Git is the answer to all the above needs. Git is a distributed version control system:
There are many options for hosting your central repository; we are recommending Bitbucket since it is free and private.
git push -u origin masteryou will need to enter the password for your Bitbucket account at the prompt. (You can set up an ssh key if you want to avoid doing this every time - see the BitBucket tutorial for help on this.) Note you need to add a file before the commit/push will work.
addfiles to the staging area,
pushthem to your teammates,
pullchanges made by your teammates, etc. See the following section for details.
Before using git, you need to tell it who you are. You should only have to do this once on each account that you will use to store local clones. On some systems, you may get a warning if you fail to do this; on others, it may be an outright error that prevents you from commiting your changes. To fix this, use the following two commands, substituting your own name and e-mail address for the placeholders:
git config --global user.name "Your Name"
git config --global user.email email@example.com
After this, you can use the following git commands to manipulate your repository. Note you need to be within the directory tree of your project repository for these commands to work. (See below for creating a repository by initializing an existing project directory.)
git add newfile.c
git commitand it will automatically
addall the files that changed since your last revision. It won't add new files, only changed files.
git commit -m "Just started writing newfile.c"
-aoption as well:
git commit -a -m "changed output routine"-- it will automatically commit all files changed.
error: failed to push some refs to 'https://firstname.lastname@example.org/myteam44/myrepo44.git': this means you need to first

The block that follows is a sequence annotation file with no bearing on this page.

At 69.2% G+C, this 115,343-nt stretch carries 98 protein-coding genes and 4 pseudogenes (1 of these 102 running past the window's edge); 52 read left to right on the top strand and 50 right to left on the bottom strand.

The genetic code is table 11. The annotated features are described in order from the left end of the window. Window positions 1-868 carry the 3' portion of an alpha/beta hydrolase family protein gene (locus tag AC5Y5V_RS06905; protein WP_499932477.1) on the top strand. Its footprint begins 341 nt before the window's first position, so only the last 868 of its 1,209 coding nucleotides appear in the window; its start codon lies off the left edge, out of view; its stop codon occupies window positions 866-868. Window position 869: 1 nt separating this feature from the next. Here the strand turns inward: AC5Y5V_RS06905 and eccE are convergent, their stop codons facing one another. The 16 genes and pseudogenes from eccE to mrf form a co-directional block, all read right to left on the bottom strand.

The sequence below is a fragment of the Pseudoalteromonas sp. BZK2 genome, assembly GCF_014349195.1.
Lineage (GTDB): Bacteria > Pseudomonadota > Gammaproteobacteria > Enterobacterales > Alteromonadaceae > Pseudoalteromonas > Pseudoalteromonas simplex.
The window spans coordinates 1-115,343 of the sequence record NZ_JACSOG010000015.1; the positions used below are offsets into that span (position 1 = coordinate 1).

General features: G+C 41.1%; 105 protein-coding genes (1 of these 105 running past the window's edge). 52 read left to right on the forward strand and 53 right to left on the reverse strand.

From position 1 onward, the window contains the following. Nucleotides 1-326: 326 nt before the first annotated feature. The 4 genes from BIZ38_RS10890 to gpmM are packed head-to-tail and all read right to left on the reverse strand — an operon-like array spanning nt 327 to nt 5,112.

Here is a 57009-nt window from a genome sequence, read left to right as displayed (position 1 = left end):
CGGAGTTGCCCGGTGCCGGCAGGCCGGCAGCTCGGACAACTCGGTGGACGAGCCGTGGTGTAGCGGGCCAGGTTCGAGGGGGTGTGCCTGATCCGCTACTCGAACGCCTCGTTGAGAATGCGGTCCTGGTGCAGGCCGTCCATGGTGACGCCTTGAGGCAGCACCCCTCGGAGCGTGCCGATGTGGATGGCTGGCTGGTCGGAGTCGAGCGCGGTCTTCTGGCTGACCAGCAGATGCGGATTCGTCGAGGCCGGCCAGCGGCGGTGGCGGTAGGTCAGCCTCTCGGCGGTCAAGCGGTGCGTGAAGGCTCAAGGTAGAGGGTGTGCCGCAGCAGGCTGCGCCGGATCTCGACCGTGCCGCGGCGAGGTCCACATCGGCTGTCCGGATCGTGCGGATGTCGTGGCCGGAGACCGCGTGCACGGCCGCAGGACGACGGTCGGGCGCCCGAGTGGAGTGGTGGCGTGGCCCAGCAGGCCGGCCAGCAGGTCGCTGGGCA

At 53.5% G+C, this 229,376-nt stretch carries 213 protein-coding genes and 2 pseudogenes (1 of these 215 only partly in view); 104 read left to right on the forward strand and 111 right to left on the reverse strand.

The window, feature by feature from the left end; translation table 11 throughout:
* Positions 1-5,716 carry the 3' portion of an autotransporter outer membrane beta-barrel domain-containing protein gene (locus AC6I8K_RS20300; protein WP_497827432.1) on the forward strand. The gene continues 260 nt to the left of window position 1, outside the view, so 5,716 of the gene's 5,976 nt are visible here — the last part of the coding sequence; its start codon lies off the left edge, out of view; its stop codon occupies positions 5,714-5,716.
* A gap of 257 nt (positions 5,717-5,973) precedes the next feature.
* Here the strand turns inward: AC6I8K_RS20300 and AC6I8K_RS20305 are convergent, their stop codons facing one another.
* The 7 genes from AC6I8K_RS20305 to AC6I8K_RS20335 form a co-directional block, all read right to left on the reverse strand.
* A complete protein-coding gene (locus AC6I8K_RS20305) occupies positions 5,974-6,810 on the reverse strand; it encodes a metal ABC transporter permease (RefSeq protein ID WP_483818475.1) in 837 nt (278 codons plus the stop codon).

git pullchanges by your team-mates before committing. It only happens if a team-mate changed a file you also changed.
commitalone will not let your teammates see your changes, you need to
git push -u origin master- this pushes your (local) master (main) branch to
origin, the remote server. Subsequent pushes will by default go to the same branch and remote so you can leave
CONFLICTerror message; see Resolving Conflicts below on how to deal with that.
git pull. You could get a
CONFLICThere, see Resolving Conflicts below on how to deal with that.
git remote add origin https://blah...blah(the initial BitBucket setup instructions include this)
git checkout thatfileyoujustscrewedup
git status- shows whether git is tracking them and if there is a change not yet commmitted to that file.
originusually if hooked to one remote)
git branch -a. It probably will reply only
* master remotes/origin/masterwhich means you are on the master branch and that is in fact the only branch, but if there are other branches you will see them.
git initfrom inside the (likely new) directory where you want your repository to be. It creates a hidden .git folder, use
ls -ato show it.
git init. Go to the directory in which you want the repository to appear (as a subdirectory) and type
git clone https://bitbucket.org/username/myrepo.git(filling in the appropriate information on your repo)
git clone /home/fr34/code/thisrepo/
What if two team members accidentally overlap on a change to a file? Note that changes to different lines of the same file will automatically be merged, so the only serious conflicts happen when one person commits a change to a line where a previous commit had changed.
myfile.txt, the other wants to say "Howdy, world!"
commitfirst and pushes. Now Goodbye changes the same line. Goodbye's
commitwill go through, but upon
pushGoodbye will get something like
CONFLICT (content): Merge conflict in myfile.txt
myfile.txtnow, Goodbye will see something like
<<<<<<< HEAD Howdy, world! ======= Goodbye World! >>>>>>> c0ebf4a3d93ee7288c6c6f216e69e7b019a1f27fThe
========lines are Howdy's, and the
>>>>>>>are Goodbye's lines. These lines are around each place there is a conflict, make sure to look through the whole file.
pushit to get the remote repository back in sync.
You should make repository-using as easy as possible for the other people you're working with by only pushing code that compiles. It is also good practice to agree to a common coding style and only push code that has been style checked.
The above covers only the most basic git features. You can also
branch off a new version, just
fetch changes without also merging explictly,
rebase your changes over the remote changes,
stash a particular state,
tag a commit with a label to find it later, etc. Ouch, I'm getting a headache from all these options!